If you look hard enough, there’s always a story to be found within Laney and Brian Gililland’s songs. The husband-wife duo behind O Fidelis has a deepseated love of storytelling, following a long lineage of traditional folk songwriters with the same proclivity for narrative-driven music.
Yet, while it shares thematic elements with a genre that’s historically taken a more traditional, unadorned approach to songwriting, the local act possesses an equally pressing desire to deviate from the norm. This perpetual state of evolution has spawned a series of transitions; from a stripped-down, six-song demo to the more fleshed-out sounds of its self-titled debut EP, the creative process that drives O Fidelis now seems to have come full circle.
“Once the EP was done, we added more members and it started getting a little more of a rock element,” vocalist and multi-instrumentalist Brian Gililland said. “So now we’re in the third stage of everything, which has basically gone back to the basics. We still have a full band that we play with, but we’ve gone back to playing the majority of our shows just the two of us.”
The Gilillands have been at work on their first full-length album since the EP’s release over a year ago. New song ideas continue to arise, however, and the volume of material has grown so abundant that there likely will be enough for another EP — or possibly a second album — to be released around the same time.
As you’d expect to be the case for a young, evolving band, its newest songs — those written post-album — sound marginally different than its endearingly quaint early output.
“The [new album’s] tone is very fun and whimsical; there’s kind of a youthful element to it,” Gililland said. “This next stage is almost like the kids kind of grew up a little bit. We always want to keep that fun and happy element, but the complexity of the songs has definitely gone up a notch.”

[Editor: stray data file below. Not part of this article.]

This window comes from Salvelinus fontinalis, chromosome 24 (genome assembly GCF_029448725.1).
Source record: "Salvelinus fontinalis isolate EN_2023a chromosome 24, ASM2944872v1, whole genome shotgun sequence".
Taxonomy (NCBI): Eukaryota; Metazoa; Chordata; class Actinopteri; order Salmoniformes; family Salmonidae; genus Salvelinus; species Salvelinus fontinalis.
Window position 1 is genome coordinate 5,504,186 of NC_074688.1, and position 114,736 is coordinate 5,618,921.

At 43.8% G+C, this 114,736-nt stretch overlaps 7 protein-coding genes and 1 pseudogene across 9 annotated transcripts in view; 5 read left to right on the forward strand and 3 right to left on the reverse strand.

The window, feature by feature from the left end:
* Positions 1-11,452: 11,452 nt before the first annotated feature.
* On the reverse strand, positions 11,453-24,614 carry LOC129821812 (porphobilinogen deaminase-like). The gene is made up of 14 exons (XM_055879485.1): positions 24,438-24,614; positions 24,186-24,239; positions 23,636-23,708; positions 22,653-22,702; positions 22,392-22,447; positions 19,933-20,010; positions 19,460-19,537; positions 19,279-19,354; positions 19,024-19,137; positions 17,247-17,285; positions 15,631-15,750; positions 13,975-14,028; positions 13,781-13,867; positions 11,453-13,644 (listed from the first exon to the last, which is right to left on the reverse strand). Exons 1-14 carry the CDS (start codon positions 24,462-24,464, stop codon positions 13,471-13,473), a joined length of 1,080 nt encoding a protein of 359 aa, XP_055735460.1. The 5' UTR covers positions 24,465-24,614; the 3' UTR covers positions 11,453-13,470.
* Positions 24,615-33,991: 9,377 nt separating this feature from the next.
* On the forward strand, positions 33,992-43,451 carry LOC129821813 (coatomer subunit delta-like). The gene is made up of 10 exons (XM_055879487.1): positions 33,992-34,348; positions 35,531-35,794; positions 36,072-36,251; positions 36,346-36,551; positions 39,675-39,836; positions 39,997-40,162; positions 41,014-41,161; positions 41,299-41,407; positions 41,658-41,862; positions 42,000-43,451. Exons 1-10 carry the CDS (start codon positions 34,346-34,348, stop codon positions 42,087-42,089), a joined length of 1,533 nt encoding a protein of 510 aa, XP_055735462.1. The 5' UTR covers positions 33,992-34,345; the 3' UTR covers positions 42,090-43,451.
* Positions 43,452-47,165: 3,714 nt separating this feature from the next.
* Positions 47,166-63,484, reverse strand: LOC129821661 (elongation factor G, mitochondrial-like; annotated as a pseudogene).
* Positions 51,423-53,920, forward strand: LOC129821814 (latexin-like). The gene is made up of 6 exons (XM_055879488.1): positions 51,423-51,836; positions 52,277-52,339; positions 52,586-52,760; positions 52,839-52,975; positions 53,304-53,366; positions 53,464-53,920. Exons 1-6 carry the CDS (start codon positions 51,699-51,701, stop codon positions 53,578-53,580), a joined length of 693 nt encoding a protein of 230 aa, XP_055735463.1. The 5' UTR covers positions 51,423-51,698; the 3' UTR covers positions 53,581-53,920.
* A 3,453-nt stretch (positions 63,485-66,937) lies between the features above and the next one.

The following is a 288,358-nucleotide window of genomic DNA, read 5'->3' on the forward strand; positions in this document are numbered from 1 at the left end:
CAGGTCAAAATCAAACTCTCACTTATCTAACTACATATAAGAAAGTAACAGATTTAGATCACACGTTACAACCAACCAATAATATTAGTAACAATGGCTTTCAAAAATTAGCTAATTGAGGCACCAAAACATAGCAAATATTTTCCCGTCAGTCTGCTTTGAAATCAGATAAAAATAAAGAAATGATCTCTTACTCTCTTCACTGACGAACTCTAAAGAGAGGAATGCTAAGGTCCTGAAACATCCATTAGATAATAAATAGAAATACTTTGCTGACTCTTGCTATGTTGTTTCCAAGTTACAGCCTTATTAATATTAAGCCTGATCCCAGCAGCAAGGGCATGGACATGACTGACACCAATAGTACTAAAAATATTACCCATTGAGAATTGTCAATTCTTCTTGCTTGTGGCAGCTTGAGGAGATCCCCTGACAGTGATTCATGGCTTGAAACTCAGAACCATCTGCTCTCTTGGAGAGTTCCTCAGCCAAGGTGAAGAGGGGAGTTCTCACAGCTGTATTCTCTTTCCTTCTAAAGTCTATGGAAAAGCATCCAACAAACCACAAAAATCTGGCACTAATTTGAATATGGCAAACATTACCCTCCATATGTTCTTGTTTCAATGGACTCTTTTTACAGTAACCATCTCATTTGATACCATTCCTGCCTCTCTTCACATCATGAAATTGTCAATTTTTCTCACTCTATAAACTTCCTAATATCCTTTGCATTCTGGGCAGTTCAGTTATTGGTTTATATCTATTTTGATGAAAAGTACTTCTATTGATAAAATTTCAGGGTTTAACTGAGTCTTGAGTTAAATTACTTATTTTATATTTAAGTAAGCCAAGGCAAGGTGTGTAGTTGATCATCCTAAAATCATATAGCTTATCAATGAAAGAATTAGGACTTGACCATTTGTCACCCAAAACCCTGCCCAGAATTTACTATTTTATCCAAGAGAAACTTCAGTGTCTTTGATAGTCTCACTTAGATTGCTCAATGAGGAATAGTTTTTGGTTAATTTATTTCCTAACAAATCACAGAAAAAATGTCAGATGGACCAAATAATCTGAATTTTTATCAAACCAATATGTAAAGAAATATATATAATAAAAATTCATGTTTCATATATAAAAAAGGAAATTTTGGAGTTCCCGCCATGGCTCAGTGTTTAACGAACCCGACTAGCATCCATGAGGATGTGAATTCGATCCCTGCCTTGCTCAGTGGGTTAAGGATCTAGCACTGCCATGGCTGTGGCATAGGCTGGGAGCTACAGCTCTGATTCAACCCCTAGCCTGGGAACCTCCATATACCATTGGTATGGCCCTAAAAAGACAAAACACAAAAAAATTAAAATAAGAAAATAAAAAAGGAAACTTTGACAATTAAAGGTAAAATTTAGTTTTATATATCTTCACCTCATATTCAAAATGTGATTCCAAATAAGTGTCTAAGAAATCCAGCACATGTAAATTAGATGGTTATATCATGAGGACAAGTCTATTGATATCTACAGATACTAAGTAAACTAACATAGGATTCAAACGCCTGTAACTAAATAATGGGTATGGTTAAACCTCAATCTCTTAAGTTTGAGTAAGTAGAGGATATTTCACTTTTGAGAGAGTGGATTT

The Gilillands’ musical palette is far-reaching; Brian, in particular, is fond of film scores — an interest that would culminate in the band’s own foray into scoring — as well as traditional European and Celtic music. And as the two continue to refine their craft, the grandiosity of cinema and the diversity of world music becomes all the more palpable in their sound.
Like any healthy relationship (musical or otherwise), the couple has its share of creative differences. Yet his affinity for lavish instrumentation and her fondness of unvarnished beauty don’t inhabit opposite poles like one might expect. Instead, this push-pull effect has bred a confluence of sounds; therefore, the creative endurance necessary to evolve.
“It causes a lot of fights,” he said with a laugh. “To be completely honest, sometimes it doesn’t work and other times, it’s really fluid. It just depends on the time of day, I guess.”
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